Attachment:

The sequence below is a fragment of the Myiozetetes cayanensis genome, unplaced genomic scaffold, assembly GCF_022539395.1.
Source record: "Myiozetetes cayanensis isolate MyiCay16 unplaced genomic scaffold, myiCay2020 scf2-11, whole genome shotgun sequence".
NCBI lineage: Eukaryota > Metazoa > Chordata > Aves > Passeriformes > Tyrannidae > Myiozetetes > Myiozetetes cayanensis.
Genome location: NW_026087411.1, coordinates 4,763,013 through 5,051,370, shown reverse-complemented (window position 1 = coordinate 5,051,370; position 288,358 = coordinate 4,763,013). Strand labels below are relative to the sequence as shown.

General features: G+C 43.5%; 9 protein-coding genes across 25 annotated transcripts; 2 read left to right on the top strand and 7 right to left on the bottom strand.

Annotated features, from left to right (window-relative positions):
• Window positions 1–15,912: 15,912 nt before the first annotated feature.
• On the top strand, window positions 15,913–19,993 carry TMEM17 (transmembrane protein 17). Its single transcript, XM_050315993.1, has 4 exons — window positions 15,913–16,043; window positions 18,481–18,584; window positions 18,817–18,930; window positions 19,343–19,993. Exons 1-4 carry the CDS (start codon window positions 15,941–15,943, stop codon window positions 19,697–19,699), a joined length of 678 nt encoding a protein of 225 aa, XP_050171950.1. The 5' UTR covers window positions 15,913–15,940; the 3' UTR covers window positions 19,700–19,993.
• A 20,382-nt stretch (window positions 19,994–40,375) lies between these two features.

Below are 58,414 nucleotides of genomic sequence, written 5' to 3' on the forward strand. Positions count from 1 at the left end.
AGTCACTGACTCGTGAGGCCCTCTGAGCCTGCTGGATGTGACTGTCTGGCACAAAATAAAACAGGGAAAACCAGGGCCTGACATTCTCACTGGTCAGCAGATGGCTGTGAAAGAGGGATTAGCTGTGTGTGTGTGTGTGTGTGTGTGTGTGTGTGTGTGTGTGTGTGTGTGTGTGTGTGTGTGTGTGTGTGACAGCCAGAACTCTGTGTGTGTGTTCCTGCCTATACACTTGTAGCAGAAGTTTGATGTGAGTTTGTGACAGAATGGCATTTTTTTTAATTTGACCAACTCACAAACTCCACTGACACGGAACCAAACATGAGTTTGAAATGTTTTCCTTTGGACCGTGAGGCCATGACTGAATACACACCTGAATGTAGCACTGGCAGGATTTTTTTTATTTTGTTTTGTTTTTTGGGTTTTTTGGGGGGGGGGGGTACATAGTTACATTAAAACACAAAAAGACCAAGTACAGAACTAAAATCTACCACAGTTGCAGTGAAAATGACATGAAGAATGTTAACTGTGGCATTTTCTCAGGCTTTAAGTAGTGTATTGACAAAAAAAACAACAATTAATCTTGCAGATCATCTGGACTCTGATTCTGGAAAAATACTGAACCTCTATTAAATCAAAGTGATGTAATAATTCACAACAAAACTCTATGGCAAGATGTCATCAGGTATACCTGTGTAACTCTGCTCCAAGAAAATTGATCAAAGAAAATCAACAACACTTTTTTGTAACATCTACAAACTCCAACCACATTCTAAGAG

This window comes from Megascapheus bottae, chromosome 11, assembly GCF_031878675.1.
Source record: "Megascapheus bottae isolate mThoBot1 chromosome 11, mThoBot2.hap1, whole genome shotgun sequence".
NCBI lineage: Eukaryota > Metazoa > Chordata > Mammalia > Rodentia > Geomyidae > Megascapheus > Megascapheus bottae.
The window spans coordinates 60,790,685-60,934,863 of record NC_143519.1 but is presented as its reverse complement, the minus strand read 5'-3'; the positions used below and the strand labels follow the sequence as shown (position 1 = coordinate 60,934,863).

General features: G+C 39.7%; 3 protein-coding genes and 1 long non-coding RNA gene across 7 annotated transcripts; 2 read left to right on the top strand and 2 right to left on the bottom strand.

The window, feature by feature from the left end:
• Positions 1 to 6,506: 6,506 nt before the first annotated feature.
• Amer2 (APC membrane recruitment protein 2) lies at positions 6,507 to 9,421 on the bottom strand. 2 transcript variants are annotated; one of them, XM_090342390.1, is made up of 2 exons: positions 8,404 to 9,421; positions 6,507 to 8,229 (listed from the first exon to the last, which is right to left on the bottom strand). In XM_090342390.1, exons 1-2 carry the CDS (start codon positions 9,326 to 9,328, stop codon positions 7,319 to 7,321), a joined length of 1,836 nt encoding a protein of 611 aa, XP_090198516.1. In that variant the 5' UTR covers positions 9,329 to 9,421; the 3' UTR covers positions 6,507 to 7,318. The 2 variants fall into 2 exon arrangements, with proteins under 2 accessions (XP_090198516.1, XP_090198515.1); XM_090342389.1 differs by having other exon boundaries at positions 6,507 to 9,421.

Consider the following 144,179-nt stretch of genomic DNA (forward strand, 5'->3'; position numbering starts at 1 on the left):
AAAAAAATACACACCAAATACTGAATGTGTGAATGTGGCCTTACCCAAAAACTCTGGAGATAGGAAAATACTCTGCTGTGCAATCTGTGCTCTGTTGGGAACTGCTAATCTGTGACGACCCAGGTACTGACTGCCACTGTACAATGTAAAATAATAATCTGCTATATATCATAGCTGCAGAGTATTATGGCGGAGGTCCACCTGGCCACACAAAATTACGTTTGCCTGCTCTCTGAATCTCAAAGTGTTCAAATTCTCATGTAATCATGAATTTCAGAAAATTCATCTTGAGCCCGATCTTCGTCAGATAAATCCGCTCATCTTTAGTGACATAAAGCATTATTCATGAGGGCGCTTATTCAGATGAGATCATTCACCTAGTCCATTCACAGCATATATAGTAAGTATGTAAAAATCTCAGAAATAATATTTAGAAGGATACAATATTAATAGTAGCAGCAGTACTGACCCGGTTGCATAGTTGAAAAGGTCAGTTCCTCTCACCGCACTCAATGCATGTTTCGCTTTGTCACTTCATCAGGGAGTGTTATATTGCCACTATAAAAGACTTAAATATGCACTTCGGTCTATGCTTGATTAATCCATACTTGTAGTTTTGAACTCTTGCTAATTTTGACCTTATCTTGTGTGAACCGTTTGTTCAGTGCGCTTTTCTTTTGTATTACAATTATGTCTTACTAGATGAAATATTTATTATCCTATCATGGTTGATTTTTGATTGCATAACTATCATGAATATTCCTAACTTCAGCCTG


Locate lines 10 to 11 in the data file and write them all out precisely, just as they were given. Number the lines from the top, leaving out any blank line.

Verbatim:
Below are 58,414 nucleotides of genomic sequence, written 5' to 3' on the forward strand. Positions count from 1 at the left end.
AGTCACTGACTCGTGAGGCCCTCTGAGCCTGCTGGATGTGACTGTCTGGCACAAAATAAAACAGGGAAAACCAGGGCCTGACATTCTCACTGGTCAGCAGATGGCTGTGAAAGAGGGATTAGCTGTGTGTGTGTGTGTGTGTGTGTGTGTGTGTGTGTGTGTGTGTGTGTGTGTGTGTGTGTGTGTGTGTGACAGCCAGAACTCTGTGTGTGTGTTCCTGCCTATACACTTGTAGCAGAAGTTTGATGTGAGTTTGTGACAGAATGGCATTTTTTTTAATTTGACCAACTCACAAACTCCACTGACACGGAACCAAACATGAGTTTGAAATGTTTTCCTTTGGACCGTGAGGCCATGACTGAATACACACCTGAATGTAGCACTGGCAGGATTTTTTTTATTTTGTTTTGTTTTTTGGGTTTTTTGGGGGGGGGGGGTACATAGTTACATTAAAACACAAAAAGACCAAGTACAGAACTAAAATCTACCACAGTTGCAGTGAAAATGACATGAAGAATGTTAACTGTGGCATTTTCTCAGGCTTTAAGTAGTGTATTGACAAAAAAAACAACAATTAATCTTGCAGATCATCTGGACTCTGATTCTGGAAAAATACTGAACCTCTATTAAATCAAAGTGATGTAATAATTCACAACAAAACTCTATGGCAAGATGTCATCAGGTATACCTGTGTAACTCTGCTCCAAGAAAATTGATCAAAGAAAATCAACAACACTTTTTTGTAACATCTACAAACTCCAACCACATTCTAAGAG